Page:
More recent cases stirring controversy in Greece abound, where ideas and visions of national identity and the construction of memories that go together are used to sway public opinion. Recently, the appointment of historian Lambros Baltsiotis in the position of Special Secretary for Issues of Citizenship by the Minister for Internal Affairs stirred controversy as some of his writings were considered to be contrary to the preferred narratives that form the Greek national identity.
Lambros Baltsiotis has written extensively on issues of Greek national interest, offering interpretations that are considered eccentric in comparison to the dominant narrative about those facts which is seen as compatible with the Greek national identity more generally. Lambros Baltsiotis noted for instance that the Greek Parliament legally recognising the “Pontian Genocide” served as political capital for Greek nationalists. He also noted that there is a danger of a slippery slope in the use of a term such as “genocide”. For instance, if the term “genocide” is to be used to refer to violent acts by the Turks against the Pontic Greeks, it should also be used with respect to the violent acts Greek military groups committed against the Muslim minority of “Tsamides” in Epirus in 1944-1945. This point was seen as extremely offensive to the Greek national identity by those who objected to his appointment in the position of Special Secretary for Issues of Citizenship.
The critics of his appointment noted that there are dangers in appointing to the politically delicate position that entails deciding upon the granting of Greek citizenship a person who has put forward interpretations of facts that are contrary to national interests. Granting citizenship as a matter critical to national interests should not be entrusted to a person who has written against these interests. In the delicate context of political and national insecurity, the fact that Lambros Baltsiotis exercised his academic freedom is seen as endangering national interests. Critics refer to the idea of “historical memory”, an unsystematic vague recollection of events, to make a case against the discourse of an academic making a very important contribution by offering his critical perspective on the slippery slopes that there are in overusing the term “genocide” and on the selective memory and characterisation of historical events in the name of ensuring political capital and promoting nationalistic goals. Although the controversy did not block the appointment of Lambros Baltsiotis, it indicates the dangers that the politics of memory can pose to academic freedom. Both the cases of Richter and Baltsiotis reveal the negative unintended consequences for academic freedom from recourse to the law to express condemnation of particular historical facts.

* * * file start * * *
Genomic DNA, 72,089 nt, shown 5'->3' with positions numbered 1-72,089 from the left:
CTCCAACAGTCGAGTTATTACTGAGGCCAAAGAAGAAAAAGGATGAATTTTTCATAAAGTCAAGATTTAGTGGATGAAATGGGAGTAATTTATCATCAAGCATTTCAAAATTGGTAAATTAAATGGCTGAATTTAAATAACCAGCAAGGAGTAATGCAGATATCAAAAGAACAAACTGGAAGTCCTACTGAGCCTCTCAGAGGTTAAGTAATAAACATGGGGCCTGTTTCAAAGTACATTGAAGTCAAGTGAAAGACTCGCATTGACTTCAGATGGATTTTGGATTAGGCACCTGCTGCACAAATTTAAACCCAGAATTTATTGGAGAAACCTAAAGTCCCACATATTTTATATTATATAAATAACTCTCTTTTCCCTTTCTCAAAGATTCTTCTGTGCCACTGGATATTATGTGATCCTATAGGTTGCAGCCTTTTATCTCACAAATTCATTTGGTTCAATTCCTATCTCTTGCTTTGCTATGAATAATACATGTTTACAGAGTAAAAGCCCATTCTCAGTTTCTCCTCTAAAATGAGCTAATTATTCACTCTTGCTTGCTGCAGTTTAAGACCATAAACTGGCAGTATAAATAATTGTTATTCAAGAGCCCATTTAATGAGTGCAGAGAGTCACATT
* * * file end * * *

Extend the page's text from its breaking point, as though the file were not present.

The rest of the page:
These cases arose in Greece – a country struggling under recent misfortunes and feeling the need to affirm its national identity and its importance in world history in the context of the global economic crisis. Nevertheless, from the application of similar legislation cases threatening academic freedom have also emerged in France regarding its attempts to handle its paradoxical history as the country of human rights and of colonial domination.
Enacting legislation that commemorates a genocide that took place in the past and legislation that criminalises the denial of crimes against humanity can have pernicious unintended consequences for important freedoms. Although these laws are the result of collective disapproval of certain historical atrocities, they can lead down the slippery slope of threatening freedom of speech. Extreme caution is needed to control the irrational elements within collective consciousness in a way that is compatible with the protection of important liberties such as academic freedom. Our collective search for meaning within our various communities should be open and allow for expressing interpretations of historical facts that might seem idiosyncratic or even offensive and disturbing to the collective narratives of a community in its search for self-understanding. This recommendation applies to the community of the nation state, the emerging collective consciousness of the EU and of the community of humanity as a whole.
Correction: A former version of this article misquoted Lambros Baltsiotis’ observations toward the term “genocide” and its use by nationalists. What Baltsiotis referred to was the violence against Pontic Greeks, not against Armenians.